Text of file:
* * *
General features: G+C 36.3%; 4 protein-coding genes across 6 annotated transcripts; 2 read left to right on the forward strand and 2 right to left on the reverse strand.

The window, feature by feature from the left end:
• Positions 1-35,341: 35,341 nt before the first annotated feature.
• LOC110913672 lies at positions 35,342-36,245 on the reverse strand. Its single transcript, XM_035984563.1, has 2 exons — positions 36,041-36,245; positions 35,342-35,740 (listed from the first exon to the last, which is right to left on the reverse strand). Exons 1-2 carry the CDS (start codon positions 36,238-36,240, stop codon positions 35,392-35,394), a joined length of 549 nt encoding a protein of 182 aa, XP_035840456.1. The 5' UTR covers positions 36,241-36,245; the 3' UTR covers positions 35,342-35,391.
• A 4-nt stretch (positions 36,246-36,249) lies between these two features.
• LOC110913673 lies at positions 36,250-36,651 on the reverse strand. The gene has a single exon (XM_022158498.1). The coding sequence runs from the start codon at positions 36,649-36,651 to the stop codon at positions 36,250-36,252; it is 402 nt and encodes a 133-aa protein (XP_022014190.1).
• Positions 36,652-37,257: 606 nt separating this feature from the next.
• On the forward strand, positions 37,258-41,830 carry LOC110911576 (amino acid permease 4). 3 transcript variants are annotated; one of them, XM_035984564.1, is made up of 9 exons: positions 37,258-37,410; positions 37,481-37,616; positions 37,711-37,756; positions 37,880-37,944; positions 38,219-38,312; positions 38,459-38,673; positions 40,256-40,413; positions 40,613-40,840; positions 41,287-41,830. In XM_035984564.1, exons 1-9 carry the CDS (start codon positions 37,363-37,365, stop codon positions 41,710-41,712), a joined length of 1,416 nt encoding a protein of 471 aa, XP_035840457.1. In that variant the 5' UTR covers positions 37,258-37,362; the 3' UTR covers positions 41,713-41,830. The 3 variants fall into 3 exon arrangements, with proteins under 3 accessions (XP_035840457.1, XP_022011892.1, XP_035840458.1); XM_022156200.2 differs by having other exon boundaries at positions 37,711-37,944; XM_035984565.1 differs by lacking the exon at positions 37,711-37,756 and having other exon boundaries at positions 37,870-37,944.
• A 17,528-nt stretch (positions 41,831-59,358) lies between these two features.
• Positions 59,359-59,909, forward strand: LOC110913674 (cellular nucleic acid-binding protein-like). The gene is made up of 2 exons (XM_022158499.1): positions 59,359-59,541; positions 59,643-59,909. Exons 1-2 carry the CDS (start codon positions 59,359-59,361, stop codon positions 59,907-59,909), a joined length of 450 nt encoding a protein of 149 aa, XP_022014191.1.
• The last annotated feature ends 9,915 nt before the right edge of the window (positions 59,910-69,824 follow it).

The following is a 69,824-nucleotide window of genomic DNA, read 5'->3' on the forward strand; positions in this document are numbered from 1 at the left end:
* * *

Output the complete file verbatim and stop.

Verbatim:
General features: G+C 36.3%; 4 protein-coding genes across 6 annotated transcripts; 2 read left to right on the forward strand and 2 right to left on the reverse strand.

The window, feature by feature from the left end:
• Positions 1-35,341: 35,341 nt before the first annotated feature.
• LOC110913672 lies at positions 35,342-36,245 on the reverse strand. Its single transcript, XM_035984563.1, has 2 exons — positions 36,041-36,245; positions 35,342-35,740 (listed from the first exon to the last, which is right to left on the reverse strand). Exons 1-2 carry the CDS (start codon positions 36,238-36,240, stop codon positions 35,392-35,394), a joined length of 549 nt encoding a protein of 182 aa, XP_035840456.1. The 5' UTR covers positions 36,241-36,245; the 3' UTR covers positions 35,342-35,391.
• A 4-nt stretch (positions 36,246-36,249) lies between these two features.
• LOC110913673 lies at positions 36,250-36,651 on the reverse strand. The gene has a single exon (XM_022158498.1). The coding sequence runs from the start codon at positions 36,649-36,651 to the stop codon at positions 36,250-36,252; it is 402 nt and encodes a 133-aa protein (XP_022014190.1).
• Positions 36,652-37,257: 606 nt separating this feature from the next.
• On the forward strand, positions 37,258-41,830 carry LOC110911576 (amino acid permease 4). 3 transcript variants are annotated; one of them, XM_035984564.1, is made up of 9 exons: positions 37,258-37,410; positions 37,481-37,616; positions 37,711-37,756; positions 37,880-37,944; positions 38,219-38,312; positions 38,459-38,673; positions 40,256-40,413; positions 40,613-40,840; positions 41,287-41,830. In XM_035984564.1, exons 1-9 carry the CDS (start codon positions 37,363-37,365, stop codon positions 41,710-41,712), a joined length of 1,416 nt encoding a protein of 471 aa, XP_035840457.1. In that variant the 5' UTR covers positions 37,258-37,362; the 3' UTR covers positions 41,713-41,830. The 3 variants fall into 3 exon arrangements, with proteins under 3 accessions (XP_035840457.1, XP_022011892.1, XP_035840458.1); XM_022156200.2 differs by having other exon boundaries at positions 37,711-37,944; XM_035984565.1 differs by lacking the exon at positions 37,711-37,756 and having other exon boundaries at positions 37,870-37,944.
• A 17,528-nt stretch (positions 41,831-59,358) lies between these two features.
• Positions 59,359-59,909, forward strand: LOC110913674 (cellular nucleic acid-binding protein-like). The gene is made up of 2 exons (XM_022158499.1): positions 59,359-59,541; positions 59,643-59,909. Exons 1-2 carry the CDS (start codon positions 59,359-59,361, stop codon positions 59,907-59,909), a joined length of 450 nt encoding a protein of 149 aa, XP_022014191.1.
• The last annotated feature ends 9,915 nt before the right edge of the window (positions 59,910-69,824 follow it).

The following is a 69,824-nucleotide window of genomic DNA, read 5'->3' on the forward strand; positions in this document are numbered from 1 at the left end: